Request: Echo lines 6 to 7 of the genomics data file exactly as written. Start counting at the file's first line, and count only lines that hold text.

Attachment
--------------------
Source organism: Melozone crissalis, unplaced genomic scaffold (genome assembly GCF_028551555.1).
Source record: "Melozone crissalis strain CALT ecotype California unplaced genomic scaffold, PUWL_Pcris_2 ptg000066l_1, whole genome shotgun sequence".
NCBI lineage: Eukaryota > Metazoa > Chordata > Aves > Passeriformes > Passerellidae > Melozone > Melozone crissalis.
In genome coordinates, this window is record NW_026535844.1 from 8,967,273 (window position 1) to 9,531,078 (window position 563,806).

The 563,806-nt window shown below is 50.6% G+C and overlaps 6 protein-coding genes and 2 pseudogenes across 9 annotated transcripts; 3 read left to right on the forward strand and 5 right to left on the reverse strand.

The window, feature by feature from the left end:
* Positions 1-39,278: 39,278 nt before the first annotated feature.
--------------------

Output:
The window, feature by feature from the left end:
* Positions 1-39,278: 39,278 nt before the first annotated feature.